When Science Becomes State-Regulated

In addition to his negative dealings with the press, Trump also issued a statement placing a gag order on agency scientists and social media accounts. Those who work under the federal umbrella are not permitted to share findings with the public via mediums such as Facebook, Twitter, and mainstream media. When reading between the lines, this essentially equates to, "No scientific findings or research will be shared publicly if it does not advance our administration's narrative." For years, we scoffed at and bemoaned the way in which foreign dictators controlled the spread of information (and misinformation). Such an authoritarian approach to governance will not be tolerated by both the legal and scientific communities. As outlined by provisions within the Freedom of Information Act, government agencies must be transparent in reporting their findings, and disclosing the efficiency of their operations. This, alongside the fact that American taxpayer dollars help fund new R&D initiatives, creates a very problematic scenario. This country cannot be fed information that is biased and misguided from the highest reaches of our government. Orwell is turning over in his grave as we entertain the presence of 'alternative facts.'

Childish Exchanges and Wars With the Media

It is no secret that the White House has now become characterized by its contentious relationship with various mainstream media outlets. President Trump has been very vocal in his criticisms of the New York Times, and CNN in particular. Just because media outlets do not paint you in a flattering light is not reason enough for a clash. Information is reported in response to current events and decisions that hold mainstream appeal. Perhaps it would be prudent for the Administration to not engage in activities that cast shadows. Trump himself regularly praises Fox News for its reporting, often in response to negative remarks from CNN. A Republican president supporting a conservative news outlet? That, in itself, is hardly newsworthy.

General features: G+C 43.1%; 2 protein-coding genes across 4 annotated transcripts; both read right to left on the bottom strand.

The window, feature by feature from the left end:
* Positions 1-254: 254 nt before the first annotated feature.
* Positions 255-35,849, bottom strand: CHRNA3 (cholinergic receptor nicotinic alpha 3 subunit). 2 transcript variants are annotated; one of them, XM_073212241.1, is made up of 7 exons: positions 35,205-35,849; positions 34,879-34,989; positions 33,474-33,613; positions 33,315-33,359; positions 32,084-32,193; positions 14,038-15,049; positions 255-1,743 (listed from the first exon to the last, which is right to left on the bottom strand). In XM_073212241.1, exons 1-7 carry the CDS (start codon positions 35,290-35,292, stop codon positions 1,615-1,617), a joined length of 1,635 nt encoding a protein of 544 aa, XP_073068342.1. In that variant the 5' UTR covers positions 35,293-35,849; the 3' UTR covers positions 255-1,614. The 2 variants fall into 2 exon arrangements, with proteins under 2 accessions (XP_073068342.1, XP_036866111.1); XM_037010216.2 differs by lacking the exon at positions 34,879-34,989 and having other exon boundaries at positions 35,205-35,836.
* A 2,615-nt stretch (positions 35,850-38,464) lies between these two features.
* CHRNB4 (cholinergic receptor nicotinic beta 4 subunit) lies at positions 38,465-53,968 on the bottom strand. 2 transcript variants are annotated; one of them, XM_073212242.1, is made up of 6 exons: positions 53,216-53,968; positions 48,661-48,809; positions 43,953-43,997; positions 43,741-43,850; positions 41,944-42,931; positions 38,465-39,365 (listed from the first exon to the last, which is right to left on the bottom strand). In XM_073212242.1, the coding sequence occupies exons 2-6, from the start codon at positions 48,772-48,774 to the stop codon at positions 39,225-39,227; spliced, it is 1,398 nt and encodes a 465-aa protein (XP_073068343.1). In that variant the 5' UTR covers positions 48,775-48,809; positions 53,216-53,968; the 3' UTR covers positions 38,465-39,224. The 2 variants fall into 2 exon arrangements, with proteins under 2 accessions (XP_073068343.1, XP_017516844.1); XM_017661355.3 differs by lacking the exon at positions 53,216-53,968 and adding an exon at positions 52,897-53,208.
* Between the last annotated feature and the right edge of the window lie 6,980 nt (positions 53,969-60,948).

White House Press Secretary Sean Spicer is also no stranger to bouts with the media. When controversy - if one could call it that - arose over the size of the inauguration crowd vs. the crowd from Obama's, he took the stand in defense. In addition to what became a frustrated rant, Trump himself released statements about the crowd size and TV audience sizes in comparison to Obama's inauguration. Long story short, such immature dealings based on insecurity are putting much more important issues on the back-burner. 

Why do Voter Fraud Investigations Even Matter Now?

Trump himself has been on record many times pointing out that the election is over, thus declaring him the victor. Recently, a report surfaced stating that the Administration is opening up an investigation into voter fraud, alleging the casting of massive quantities of illegal votes. Moreover, these claims are unsubstantiated, lacking support of any telling evidence. Fraud and rigging have been topics of fierce debate during and after the election. This appears to be in retaliation to the evidence of Russian hacking, as a method of saving face. Once again, this is a waste of time and precious resources that could be allocated elsewhere. 

The Trump Administration is already being defined by its rocky start in just a few days following his official swearing-in ceremony. The changes that have already come via executive action have had very damaging consequences in terms of equality, human rights protections, and upholding tenets of our Bill of Rights. If this continues to move forward in unmitigated fashion, there can be some dire outcomes to be expected for our country. The moves to protest peacefully and act politically are more important now than they have ever been as our rights are being tested. I urge anyone with a voice and strong opinion to speak out; our voices will always be important in shaping public policy. In addition, contact your congressmen and women to relay any concerns. Civic engagement has the power to protect our core democratic values in turbulent times. Such progress can only be achieved when working together, while keeping the common good in mind.